Standing between us and any conceivable solution to our energy nightmare are our cars and the asphalt latticed country we have built to oblige them. Those cars have defined our culture and our lives. A car is speed and sex and power and emancipation. It makes its driver a self-sufficient nation of one. It is everything a city is not. (David Owen, author of Green Metropolis:  Why Living Smaller, Living Closer, and Driving Less are the Keys to Sustainability )

If your family is looking to relocate to a larger living space or house in the Vancouver area this year, high streets may well be on your mind these days.  High streets are the British equivalent of a main street where you can find a good assortment of shops and facilities. Why should you care about high streets?  If you are planning to live away from the downtown core you will be asking yourself about the various amenities in the neighbourhoods you are investigating.  Can you easily access/walk to the following:

-          schools

-          the community center

-          the library

-          daycares and after school daycares

-          transit (bus/access to sky train)

-          parks and sports centers/facilities

-          a grocery store

-          local restaurants

-          cafes

-          small, specialty food stores and related services

Shopping, cafes and related facilities and amenities are a central part of life.  Wouldn’t it be nice to have more than a strip mall a five minute or more drive from your place?  Wouldn’t it be nice to be able to walk to a high street where you can stop by a butcher, baker or candle stick … seller?

The most famous high streets in Vancouver are now situated in neighbourhoods where the average home is over $1 million dollars.  Unless you plan to max yourself out with a mortgage and have one or two renters – AKA mortgage helpers – you probably aren’t considering this option.  This means you can kiss goodbye to your aspirations to live near high streets such as Broadway, Main Street (another name for a high street, ironically), 10th avenue, Dunbar, 4th avenue, Yaletown/North False Creek, Granville Market and Marine Drive in West Vancouver (which hasn’t been affordable as a housing option for some time).  Naturally you can still lay claim to living in one of these areas if you plan to live in a condo (apartment) or if your family can fit into a relatively small townhouse.

So where does this leave the average Vancouverite seeking an affordable three or more bedroom home and a good quality of life?  If you’re pretty inventive, and don’t mind a bit of a redo, you could find an older duplex, or  an older or “fixer upper” house in the Lonsdale area (near Lonsdale Avenue) or near Edgemont Village in North Vancouver.  Other areas in North Vancouver that provide access to high streets include the Pemberton area and Deep Cove.  Similar neighbourhoods exist in New Westminster, although there is talk of a higher crime rate if you live closer to the main street. If you don’t mind the commute, the prices of homes are also coming down in White Rock where you can walk to different centres, depending on your location.  While some people warn that the whole area will liquefy in an earthquake, you can find various types of homes within walking distance of the charming Steveston Village in Richmond. Commercial Drive and Victoria Drive are famous high streets situated in a community of assorted housing options, including co-op housing.  Unfortunately school programme options in this area are less varied.  If schools are not a concern, Commercial Drive and Victoria Drive are good options. All of these locations feature high streets with small, one-off stores and establishments that are accessed by outside entrances – alternatives to strip malls or major shopping centre.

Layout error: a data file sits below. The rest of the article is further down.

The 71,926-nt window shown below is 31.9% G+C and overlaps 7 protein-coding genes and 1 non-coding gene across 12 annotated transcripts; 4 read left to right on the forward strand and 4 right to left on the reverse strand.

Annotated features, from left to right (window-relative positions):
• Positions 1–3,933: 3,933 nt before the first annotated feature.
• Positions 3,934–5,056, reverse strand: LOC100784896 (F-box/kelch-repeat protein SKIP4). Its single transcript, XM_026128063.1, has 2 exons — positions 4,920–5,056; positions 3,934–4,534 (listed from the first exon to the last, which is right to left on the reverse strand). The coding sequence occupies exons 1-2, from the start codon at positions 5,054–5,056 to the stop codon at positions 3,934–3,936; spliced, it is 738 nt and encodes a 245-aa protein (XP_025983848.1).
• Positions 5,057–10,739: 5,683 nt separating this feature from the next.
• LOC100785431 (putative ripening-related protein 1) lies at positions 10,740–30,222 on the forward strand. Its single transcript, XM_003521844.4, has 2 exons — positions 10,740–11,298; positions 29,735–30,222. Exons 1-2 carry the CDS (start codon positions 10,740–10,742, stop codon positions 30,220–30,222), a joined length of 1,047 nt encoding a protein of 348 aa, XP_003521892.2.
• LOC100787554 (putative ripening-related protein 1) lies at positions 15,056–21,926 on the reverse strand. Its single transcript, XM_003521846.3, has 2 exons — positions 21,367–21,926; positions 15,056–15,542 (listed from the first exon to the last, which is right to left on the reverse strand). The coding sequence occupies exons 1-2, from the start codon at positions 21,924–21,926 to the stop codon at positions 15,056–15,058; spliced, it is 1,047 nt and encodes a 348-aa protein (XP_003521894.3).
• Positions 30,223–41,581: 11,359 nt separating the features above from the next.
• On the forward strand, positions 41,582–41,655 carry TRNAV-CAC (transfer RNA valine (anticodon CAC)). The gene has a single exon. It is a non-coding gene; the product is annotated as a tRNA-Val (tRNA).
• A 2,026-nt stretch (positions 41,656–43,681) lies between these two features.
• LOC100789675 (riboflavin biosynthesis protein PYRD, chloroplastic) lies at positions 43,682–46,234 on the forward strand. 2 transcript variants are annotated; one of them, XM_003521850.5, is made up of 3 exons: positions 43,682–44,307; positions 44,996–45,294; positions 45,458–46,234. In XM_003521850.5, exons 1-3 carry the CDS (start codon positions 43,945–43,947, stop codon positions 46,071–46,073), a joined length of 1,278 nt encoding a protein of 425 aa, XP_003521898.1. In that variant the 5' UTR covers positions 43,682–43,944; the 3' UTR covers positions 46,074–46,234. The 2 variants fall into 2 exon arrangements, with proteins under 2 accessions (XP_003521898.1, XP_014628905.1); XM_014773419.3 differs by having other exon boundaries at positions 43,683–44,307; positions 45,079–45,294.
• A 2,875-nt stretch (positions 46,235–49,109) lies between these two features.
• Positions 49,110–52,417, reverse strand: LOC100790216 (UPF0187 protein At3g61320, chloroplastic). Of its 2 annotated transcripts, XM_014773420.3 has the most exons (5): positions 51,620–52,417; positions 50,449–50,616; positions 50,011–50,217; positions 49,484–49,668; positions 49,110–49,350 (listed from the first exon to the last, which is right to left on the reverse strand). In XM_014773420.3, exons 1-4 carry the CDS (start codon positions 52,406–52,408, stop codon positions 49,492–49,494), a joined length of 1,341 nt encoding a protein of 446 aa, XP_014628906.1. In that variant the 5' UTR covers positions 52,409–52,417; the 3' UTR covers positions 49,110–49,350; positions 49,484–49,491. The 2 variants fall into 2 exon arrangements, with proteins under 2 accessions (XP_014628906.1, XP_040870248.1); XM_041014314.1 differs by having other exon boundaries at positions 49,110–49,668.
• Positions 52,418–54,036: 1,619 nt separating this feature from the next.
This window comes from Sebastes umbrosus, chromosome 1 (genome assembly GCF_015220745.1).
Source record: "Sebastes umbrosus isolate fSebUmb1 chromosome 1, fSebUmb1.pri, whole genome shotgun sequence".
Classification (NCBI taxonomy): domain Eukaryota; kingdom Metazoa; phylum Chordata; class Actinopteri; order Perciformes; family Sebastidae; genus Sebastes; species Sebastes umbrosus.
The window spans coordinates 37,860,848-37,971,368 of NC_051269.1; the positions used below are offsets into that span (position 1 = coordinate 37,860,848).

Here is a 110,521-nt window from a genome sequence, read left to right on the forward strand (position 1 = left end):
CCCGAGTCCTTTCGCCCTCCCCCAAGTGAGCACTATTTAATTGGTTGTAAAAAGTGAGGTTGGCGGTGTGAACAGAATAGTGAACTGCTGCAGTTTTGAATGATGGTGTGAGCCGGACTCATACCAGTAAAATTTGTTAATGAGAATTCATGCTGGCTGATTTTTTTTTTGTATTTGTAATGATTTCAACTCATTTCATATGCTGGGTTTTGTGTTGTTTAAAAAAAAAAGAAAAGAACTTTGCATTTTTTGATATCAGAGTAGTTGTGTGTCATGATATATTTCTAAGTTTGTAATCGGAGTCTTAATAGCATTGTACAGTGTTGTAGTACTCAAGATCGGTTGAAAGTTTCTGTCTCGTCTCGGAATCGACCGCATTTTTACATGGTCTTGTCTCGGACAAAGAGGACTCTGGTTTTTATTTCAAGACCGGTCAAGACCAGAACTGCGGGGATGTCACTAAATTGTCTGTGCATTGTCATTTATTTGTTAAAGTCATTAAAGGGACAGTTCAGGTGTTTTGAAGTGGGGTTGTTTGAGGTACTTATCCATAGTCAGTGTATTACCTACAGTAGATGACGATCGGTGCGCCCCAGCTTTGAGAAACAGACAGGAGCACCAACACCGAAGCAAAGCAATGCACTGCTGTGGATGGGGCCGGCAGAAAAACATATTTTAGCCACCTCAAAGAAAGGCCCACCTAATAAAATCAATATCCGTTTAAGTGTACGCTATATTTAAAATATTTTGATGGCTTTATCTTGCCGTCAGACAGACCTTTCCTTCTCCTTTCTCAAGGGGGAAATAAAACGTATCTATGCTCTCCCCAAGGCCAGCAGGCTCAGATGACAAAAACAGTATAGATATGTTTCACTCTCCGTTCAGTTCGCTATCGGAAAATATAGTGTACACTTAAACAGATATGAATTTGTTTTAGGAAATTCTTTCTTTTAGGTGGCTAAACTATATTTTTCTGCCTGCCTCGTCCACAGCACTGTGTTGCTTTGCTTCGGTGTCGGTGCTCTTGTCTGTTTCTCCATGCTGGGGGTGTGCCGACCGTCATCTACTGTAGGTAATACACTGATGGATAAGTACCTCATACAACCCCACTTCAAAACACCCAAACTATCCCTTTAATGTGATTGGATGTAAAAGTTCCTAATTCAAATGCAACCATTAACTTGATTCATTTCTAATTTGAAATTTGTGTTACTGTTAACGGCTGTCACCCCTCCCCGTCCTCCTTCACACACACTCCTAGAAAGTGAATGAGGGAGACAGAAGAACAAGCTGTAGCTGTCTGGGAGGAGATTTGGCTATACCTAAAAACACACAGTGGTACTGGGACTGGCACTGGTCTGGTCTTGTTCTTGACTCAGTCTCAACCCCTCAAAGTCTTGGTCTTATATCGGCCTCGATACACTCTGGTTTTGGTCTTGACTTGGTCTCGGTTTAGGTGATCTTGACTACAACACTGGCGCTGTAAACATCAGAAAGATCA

If you are looking for a home these days and seek these options, you could find your realter, family and friends looking at you as if you are expecting a lot.  During the course of conversations your expectations and aspirations will be dismantled as you are told to expect much less. You will be advised that you will need to settle in an area where driving is a requirement and isolation is a necessary quality of life. Twenty years ago urban planners visited the Alcan Architecture series talks at Robson Square and spoke about the need to develop communities where, for example, residents could access core community areas by foot without crossing highways.  We have had plenty of time to understand these urban planning concepts and put them into effect.  The question is, how successful have we been?  Start looking for a relatively affordable home in a community that has a “heart” and you will quickly discover the answer to this question.

Do you live in a community outside of the downtown core and the west side that features a high street that is accessible by foot?  Leave us a comment.  We’d love to hear your ideas.

Related:

Green Manhattan: Everywhere should be more like New  York

Vanishing America: The End of Main Street Diners, Drive-Ins, Donut Shops, and Other Everyday Monuments

Green Metropolis:  Why Living Smaller, Living Closer, and Driving Less are the Keys to Sustainability

David Owen talks about living smaller, closer and driving less. (Full talk is available at the Sky Scraper Museum website)

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